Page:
Many Vietnamese workers are facing difficulties finding a job after returning home from Japan. Illustrative photo

"I used to work in a food processing company in Japan," Thanh said. "I hoped to find a place at a Japanese company when I return here but there have been few opportunities. I had no other choice but to return to my old work."

The man said some people had advised him to return to Japan but he didn't want to live away from his family anymore.

"I just intended to go to Japan to learn some new skills so that I could find a better job when I returned home," he added. "But it seems very difficult. The same situation is happening to many other people in my hometown."

According to a report released recently by the Japan International Cooperation Agency (JICA), just a quarter of Vietnamese workers are able to find jobs after returning from Japan.

"As of June 2021, about 202,000 Vietnamese technical interns were studying in Japan, accounting for 63.8 percent of international trainees receiving vocational training in the country," the report said. "Most of them work in the fields of construction, agriculture, services and information technology.

However, compared to other countries in the region, the percentage of Vietnamese interns able to find a job soon after returning home is the lowest, at only 26.7 percent. Meanwhile, the figure in some countries including China, Thailand and the Philippines is more than 50 percent.

JICA commented that this was a "waste of human resources" that failed to "meet the programme's original purpose of transferring skills."

The JICA survey of over 300 Japanese enterprises and more than 40 employers in Vietnam found that it was difficult for interns returning to Vietnam from Japan to get a job because of "unsuitable work experience."

Some companies said the interns were just high school or secondary school graduates when applying for the internship programmes and could only do certain tasks that they were trained for in Japan. At some other companies, they mostly worked with machinery that was not available in Vietnam. Therefore, they faced difficulties finding a suitable job when returning home

Higher salary expectations and a lack of information on employment opportunities were another barrier preventing interns from getting a job soon after returning from Japan.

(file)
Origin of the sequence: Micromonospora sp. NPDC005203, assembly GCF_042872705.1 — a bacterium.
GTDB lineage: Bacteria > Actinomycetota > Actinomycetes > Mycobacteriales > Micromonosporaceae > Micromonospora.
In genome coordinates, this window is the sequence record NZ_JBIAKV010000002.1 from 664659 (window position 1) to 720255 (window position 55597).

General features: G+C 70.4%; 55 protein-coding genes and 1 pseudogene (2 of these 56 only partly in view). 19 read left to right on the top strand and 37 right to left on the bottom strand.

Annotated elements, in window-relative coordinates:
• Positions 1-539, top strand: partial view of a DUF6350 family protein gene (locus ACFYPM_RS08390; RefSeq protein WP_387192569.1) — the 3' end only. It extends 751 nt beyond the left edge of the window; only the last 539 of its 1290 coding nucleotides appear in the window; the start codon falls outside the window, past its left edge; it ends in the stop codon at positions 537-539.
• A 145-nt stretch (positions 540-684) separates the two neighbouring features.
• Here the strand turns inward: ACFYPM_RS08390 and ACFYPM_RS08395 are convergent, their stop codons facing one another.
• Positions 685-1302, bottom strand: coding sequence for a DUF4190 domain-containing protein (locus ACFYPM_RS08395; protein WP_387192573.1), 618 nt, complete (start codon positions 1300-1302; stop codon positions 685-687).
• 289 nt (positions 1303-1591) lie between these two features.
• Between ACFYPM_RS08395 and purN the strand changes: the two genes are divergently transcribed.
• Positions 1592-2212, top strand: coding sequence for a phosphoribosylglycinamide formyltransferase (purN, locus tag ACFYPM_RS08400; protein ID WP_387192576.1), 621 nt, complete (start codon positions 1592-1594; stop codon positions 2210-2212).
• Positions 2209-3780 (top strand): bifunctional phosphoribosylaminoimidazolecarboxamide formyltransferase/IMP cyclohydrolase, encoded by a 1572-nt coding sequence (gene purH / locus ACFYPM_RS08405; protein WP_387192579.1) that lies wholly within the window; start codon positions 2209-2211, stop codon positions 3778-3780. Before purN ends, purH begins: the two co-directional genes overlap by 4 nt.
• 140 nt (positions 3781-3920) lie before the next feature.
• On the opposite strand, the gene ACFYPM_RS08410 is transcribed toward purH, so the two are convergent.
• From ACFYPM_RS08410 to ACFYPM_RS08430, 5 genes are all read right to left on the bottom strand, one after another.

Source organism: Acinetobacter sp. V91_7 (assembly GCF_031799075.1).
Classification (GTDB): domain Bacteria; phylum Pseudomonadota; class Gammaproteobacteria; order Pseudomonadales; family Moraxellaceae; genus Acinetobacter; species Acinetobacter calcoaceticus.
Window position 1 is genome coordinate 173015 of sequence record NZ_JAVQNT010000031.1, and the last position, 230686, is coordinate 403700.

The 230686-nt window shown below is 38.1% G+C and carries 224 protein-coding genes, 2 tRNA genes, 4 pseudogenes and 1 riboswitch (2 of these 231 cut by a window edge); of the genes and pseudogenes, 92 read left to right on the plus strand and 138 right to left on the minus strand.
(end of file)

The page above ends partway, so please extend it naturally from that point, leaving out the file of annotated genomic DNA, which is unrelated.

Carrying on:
Explaining the situation, chairman of Hoang Long Construction Investment and Manpower Supply, Nghiem Quoc Hung, said that most Vietnamese people just want to seek short-term work with higher income when applying to work overseas while not paying attention to improving their skills for long-term job development.

"Many of them are just high school graduates and manual labourers who can only do simple work," he said. "So after finishing their work contracts in Japan, they can only return to do manual work in Vietnam."

Hung said that they would try to select better-qualified workers in the coming time, and at the same time work with Japanese enterprises operating in Vietnam to employ the returning workers.

“We're considering sending more workers with university degrees abroad," he said. "And we’ll help these workers acquire better technological understanding and experience from developed countries."

Deputy director of Esuhai Company, Nguyen Xuan Lanh, also proposed that the government should seek to expand labour co-operation with foreign countries in more fields, with more attention paid to higher-qualified workers.

"This group of workers will access technology from more developed economies and then help the country's economy when they return," Lanh said.

Deputy head of the Department of Overseas Labour, under the Ministry of Labour, Invalids and Social Affairs, Nguyen Gia Liem said that there were some 500,000 Vietnamese people working in Japan at present. However, there were no statistics on the number of workers being able to find a job after returning home.

"Most of them have to find a job on their own after finishing their contracts in Japan," the official said. "There are no regulations that require any agencies to arrange jobs for these groups."

Source: Dtinews